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NCJ Number: 136689 Add to Shopping cart Find in a Library
Title: Forensic Science: Dental and Bite Mark Evidence
Journal: Criminal Law Bulletin  Volume:28  Issue:3  Dated:(May-June 1992)  Pages:276-284
Author(s): P C Giannelli
Date Published: 1992
Page Count: 9
Sponsoring Agency: National Institute of Justice/
Rockville, MD 20849
NCJRS Photocopy Services
Rockville, MD 20849-6000
Sale Source: National Institute of Justice/
NCJRS paper reproduction
Box 6000, Dept F
Rockville, MD 20849
United States of America

NCJRS Photocopy Services
Box 6000
Rockville, MD 20849-6000
United States of America
Type: Legislation/Policy Description
Format: Article
Language: English
Country: United States of America
Annotation: This article reviews issues in the use of forensic dentistry to establish the identity of a homicide victim and to connect a defendant with a crime by means of bite-mark analysis.
Abstract: Dental identification is based on the assumption that each person's dentition is unique. The identification involves a comparison of antemortem records and postmortem findings to determine points of identity. The courts have accepted dental identification as a means of establishing the identity of a homicide victim. Bite-mark analysis is a relatively new method of establishing a connection between a defendant and a crime. Bite marks occur primarily in sex-related crimes, child abuse cases, and offenses that involve physical altercations. Bite-mark comparisons are based on the same principle as the identification of a deceased person. Bite-mark identification, however, depends not only on the uniqueness of each person's dentition, but also on whether there is a sufficient representation of that uniqueness in the mark found on the skin or other inanimate object. Courts may judicially notice the general validity of bite-mark evidence. Judicial notice, however, does not extend to the validity of an identification in a particular case. Defendants have challenged the admissibility of bite-mark evidence on the grounds that compelling them to submit to a dental examination is unconstitutional. Challenges have been resolved against the defendants in these cases. 62 footnotes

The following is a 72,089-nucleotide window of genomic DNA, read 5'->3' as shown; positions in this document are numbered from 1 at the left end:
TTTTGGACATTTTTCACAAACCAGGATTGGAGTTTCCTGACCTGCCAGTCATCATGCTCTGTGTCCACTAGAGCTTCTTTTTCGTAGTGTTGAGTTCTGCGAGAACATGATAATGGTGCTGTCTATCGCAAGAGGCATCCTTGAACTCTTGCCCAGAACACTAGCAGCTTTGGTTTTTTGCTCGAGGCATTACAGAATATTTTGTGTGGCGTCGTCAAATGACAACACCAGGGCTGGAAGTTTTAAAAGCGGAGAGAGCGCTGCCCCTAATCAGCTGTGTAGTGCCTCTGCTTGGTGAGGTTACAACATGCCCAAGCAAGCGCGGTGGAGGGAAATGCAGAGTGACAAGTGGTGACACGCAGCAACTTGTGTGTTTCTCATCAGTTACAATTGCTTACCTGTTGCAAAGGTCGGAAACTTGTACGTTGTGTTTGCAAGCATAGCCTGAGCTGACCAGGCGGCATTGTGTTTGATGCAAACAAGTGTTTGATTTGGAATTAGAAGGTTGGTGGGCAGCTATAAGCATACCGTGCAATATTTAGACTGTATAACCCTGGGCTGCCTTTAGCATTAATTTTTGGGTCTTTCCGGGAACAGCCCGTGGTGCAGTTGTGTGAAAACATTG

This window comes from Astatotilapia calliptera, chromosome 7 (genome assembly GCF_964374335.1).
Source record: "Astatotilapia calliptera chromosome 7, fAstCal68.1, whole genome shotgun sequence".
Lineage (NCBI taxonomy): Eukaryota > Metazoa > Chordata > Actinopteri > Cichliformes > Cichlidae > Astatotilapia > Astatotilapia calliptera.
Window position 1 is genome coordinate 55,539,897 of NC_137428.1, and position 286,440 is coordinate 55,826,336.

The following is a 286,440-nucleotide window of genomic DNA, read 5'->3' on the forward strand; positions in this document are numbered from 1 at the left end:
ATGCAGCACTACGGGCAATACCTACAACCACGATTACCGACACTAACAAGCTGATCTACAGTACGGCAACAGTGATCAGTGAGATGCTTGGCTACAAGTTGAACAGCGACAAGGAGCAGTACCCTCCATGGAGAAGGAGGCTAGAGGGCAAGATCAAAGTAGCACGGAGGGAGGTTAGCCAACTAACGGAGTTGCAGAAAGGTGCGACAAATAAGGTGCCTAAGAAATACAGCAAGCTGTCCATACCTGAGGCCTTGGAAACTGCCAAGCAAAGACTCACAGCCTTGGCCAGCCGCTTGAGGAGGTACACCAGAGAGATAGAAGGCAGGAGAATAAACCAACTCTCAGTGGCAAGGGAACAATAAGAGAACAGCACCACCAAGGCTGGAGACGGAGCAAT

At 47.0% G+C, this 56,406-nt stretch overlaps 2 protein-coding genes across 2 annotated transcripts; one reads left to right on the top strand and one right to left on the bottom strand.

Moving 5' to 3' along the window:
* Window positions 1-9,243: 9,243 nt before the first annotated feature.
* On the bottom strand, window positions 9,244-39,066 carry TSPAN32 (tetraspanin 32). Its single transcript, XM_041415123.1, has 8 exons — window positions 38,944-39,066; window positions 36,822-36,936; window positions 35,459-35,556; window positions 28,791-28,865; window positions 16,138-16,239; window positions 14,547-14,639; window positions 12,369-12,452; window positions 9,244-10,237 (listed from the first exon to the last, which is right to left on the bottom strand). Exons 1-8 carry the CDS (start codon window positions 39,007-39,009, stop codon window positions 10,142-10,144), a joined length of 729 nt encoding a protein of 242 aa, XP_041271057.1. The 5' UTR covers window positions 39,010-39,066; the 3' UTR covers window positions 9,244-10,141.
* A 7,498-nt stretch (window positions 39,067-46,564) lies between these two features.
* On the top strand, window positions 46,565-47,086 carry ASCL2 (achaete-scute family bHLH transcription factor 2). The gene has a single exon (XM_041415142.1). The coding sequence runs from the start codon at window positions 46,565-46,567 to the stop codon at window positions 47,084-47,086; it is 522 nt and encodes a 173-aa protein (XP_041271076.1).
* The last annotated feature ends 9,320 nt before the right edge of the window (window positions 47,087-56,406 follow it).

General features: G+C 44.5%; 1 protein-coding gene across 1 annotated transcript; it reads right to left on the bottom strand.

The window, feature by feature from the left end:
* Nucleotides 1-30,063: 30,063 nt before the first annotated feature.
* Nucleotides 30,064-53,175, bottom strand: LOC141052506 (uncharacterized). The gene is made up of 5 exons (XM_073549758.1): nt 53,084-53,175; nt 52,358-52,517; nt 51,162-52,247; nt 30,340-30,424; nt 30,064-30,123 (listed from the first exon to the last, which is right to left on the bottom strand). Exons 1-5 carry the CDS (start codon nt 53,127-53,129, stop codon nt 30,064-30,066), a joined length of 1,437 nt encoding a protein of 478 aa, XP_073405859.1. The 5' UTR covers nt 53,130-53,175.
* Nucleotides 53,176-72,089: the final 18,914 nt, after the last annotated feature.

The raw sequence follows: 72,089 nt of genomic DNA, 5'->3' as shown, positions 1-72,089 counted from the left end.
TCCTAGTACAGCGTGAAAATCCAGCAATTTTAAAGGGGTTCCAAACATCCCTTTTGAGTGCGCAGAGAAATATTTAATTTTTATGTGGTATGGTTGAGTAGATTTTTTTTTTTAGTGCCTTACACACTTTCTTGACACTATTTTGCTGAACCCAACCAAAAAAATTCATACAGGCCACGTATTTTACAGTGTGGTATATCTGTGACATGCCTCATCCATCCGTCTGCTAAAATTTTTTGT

Main Term(s): Dental analysis
Index Term(s): Rules of evidence; Suspect identification; Victim identification
To cite this abstract, use the following link:
http://www.ncjrs.gov/App/publications/abstract.aspx?ID=136689

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